Today is World Mission Sunday.
It should be the Day meant to define and shape every single day of our life as disciples of Jesus Christ, because he has entrusted us with the spreading of the Good News, the most astonishing and hope-filled message ever revealed by our heavenly Father.
Today’s 1st reading offers us “a teaser,” of that Good News that should keep us charged up around the clock and “dying” to share it with others.
“They departed in tears, but I will console them and guide them; I will lead them to brooks of water, on a level road, so that none shall stumble. For I am a father to Israel, Ephraim is my first-born.” Jeremiah 31:9
As the most loving Father that He is, the Lord is fully and constantly aware of the tears that we shed and of those shed by any of His children the world over.
Reflecting on the Father’s desire to save all of His children and filled them with joy, The Vatican II Council states that the pilgrim Church is missionary by her very nature. (Ad Gentes, 2)
Every World Mission Sunday, therefore, reminds us that, as members of the Church, we are “missionary” by our very nature. It is in our spiritual DNA.
Our heavenly Father, who wills everyone to be saved and to come to knowledge of the truth,(1 Timothy 2:4) counts on our direct involvement for this to happen.
However, in all frankness, can we claim before the Lord that we are acting as effective messengers of the Good News?
Today’s gospel passage (Mark 10:46-52) can help us place ourselves in one of the following three groups: a) Jesus’ disciples, b) a sizable crowd, c) Bartimaeus.
The setting offered to our consideration by Mark is applicable to any situation and any condition in the lives of people, such as us, truly blessed, privileged and, hopefully, deeply affected by Jesus’ presence.
Stretched out leisurely in a luxuriant valley, from the world’s perspective, Jericho is a dream place to live in.
Jerusalem, on the other hand, is the place in which all the prophets of old met with a violent death.
No sensible worldly person would dream of leaving Jericho and travel the rugged, uphill, winding, narrow, dangerous road leading to Jerusalem.
Irrefutably, our life should already be profoundly affected by the presence of Jesus.
But is it? And if it is; how deeply is it affected by his presence? To the point of making us enthusiastically motivated and ready to follow him to “Jerusalem?”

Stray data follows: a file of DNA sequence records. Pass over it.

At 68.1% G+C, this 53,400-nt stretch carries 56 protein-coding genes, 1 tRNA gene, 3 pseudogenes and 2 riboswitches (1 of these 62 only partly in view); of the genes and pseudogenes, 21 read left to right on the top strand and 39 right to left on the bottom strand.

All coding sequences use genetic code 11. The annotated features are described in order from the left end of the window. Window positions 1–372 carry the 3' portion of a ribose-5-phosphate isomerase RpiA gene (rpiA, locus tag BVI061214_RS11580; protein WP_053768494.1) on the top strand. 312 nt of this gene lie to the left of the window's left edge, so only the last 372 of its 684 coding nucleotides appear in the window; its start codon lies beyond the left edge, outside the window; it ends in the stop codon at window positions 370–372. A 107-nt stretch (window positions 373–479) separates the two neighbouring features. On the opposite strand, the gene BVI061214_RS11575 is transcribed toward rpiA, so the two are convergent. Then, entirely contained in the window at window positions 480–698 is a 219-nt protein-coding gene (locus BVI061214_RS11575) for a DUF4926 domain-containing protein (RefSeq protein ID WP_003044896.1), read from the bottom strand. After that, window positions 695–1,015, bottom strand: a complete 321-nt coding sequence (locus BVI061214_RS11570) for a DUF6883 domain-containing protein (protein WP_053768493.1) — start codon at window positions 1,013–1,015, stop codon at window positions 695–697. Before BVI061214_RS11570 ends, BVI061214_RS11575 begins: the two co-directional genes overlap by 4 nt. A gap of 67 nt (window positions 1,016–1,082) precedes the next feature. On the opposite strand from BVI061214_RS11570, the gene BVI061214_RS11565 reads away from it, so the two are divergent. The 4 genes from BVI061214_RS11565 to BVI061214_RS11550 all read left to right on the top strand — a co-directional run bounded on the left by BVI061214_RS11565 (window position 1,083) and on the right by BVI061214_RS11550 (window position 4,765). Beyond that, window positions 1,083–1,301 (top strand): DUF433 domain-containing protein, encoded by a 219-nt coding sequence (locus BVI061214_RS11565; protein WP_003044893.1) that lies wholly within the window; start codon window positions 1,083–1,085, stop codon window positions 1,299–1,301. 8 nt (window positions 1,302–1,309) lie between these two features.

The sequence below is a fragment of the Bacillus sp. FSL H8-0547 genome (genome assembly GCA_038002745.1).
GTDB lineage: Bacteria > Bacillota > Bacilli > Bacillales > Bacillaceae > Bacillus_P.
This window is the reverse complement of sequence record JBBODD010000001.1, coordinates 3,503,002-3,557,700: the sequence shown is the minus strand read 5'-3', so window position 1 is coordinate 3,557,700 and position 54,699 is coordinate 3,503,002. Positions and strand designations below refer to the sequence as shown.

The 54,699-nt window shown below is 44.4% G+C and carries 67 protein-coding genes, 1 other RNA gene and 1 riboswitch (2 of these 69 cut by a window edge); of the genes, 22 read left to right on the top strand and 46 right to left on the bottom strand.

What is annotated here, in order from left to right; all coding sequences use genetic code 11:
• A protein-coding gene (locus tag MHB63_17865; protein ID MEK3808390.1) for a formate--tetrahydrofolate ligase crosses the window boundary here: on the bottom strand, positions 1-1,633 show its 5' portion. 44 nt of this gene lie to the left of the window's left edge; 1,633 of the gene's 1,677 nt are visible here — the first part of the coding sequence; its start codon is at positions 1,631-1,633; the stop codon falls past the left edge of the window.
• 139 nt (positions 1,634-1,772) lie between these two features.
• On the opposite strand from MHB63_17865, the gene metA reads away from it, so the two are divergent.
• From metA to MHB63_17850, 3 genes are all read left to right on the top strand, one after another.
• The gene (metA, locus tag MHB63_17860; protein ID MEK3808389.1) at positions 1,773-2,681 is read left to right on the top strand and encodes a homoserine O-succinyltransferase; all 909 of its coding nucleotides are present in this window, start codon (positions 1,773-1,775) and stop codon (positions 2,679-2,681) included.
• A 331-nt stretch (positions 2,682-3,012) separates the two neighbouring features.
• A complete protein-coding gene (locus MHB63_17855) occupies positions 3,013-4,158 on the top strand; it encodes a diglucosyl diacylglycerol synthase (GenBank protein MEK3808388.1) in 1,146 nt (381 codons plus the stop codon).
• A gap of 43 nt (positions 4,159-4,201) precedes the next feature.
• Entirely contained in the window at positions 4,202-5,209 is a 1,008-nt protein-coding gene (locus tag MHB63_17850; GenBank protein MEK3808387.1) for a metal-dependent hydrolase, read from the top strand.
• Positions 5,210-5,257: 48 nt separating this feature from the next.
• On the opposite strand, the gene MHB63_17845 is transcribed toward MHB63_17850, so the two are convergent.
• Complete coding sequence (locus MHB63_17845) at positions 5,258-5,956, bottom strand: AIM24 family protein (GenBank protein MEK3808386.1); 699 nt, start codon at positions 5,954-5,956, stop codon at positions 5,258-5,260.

It would be embarrassing if, as disciples of Jesus chosen after his passion, death and resurrection, all having taken place in Jerusalem, 2000 years earlier, we could still try to be part of the sizeable crowd of bystanders who are in Jericho only to see the famous rabbi from Nazareth, to be amazed by his performance, to be entertained…
Clearly, the only one who is well-disposed to be a missionary is Bartimaeus.
Bartimaeus is filled with uncontainable enthusiasm even though, from the world’s perspective, he is an unfortunate, severely disabled beggar.
The difference is made by his faith in Jesus’ power. His faith in Jesus generates such enthusiasm that the crowd’s objection to his desire cannot dampen but, actually, increase it.
In the history of our discipleship, called to be missionaries of the Good News, we might find out that we are still living in a comfortable and leisure “Jericho.”
Or, without trying to dissuade people from going to Jesus, far from being enthusiastic about our closeness to him and about our role as missionaries, we might live from day to day without experiencing the needed inner stirring for our Lord.
Propelled by such stirring of the heart and driven by intense enthusiasm, although physically blind, Bartimaeus manages to go to Jesus and, with his sight restored, he follows him up the rugged and winding road to Jerusalem, undoubtedly with more resolve than is present in Jesus’ official disciples.
If, by any turn of events and negative circumstances, we find ourselves in the sizable crowd of onlookers, we now know that it is unconscionable for us to remain part of it.
In that amorphous crowd we could not even begin to carry out our mandate as missionaries because our bland lifestyle would be voided of any inspiring action and persuasive force.
If we find ourselves in the group of disciples hand-picked by Jesus, we know that we must ask the Holy Spirit to give us such inner stirring for Jesus and indomitable resolve that we are not easily discouraged by life’s adversities but can overcome hardships and severe challenges with full reliance on grace.
If, touched by grace, we decide to leave the amorphous crowd of observers and join the band of committed disciples; we can prepare ourselves for the mission ahead by making a donation, according to our financial means, to support the work of the missionaries already on the frontline in mission lands.
That financial contribution ought to be followed by a commitment to pray and to make little sacrifices, daily, for the spreading of the Good News far and wide.
The third step should be marked by sincere eagerness to get to know well the Father’s plan of salvation; to embrace it fully and live it every day wholeheartedly.
Our preaching the Good News will, then, be done with our lives and through the big and small choices that we make every day.
The effectiveness of our missionary activities will be in direct proportion to our enthusiasm and love for Jesus.
If we already identify with Bartimaeus, we know how blessed and privileged we truly are.
We shall thank Jesus for being everything for us; for being the source of our enthusiasm which, so clearly, makes our preaching effective and irresistible.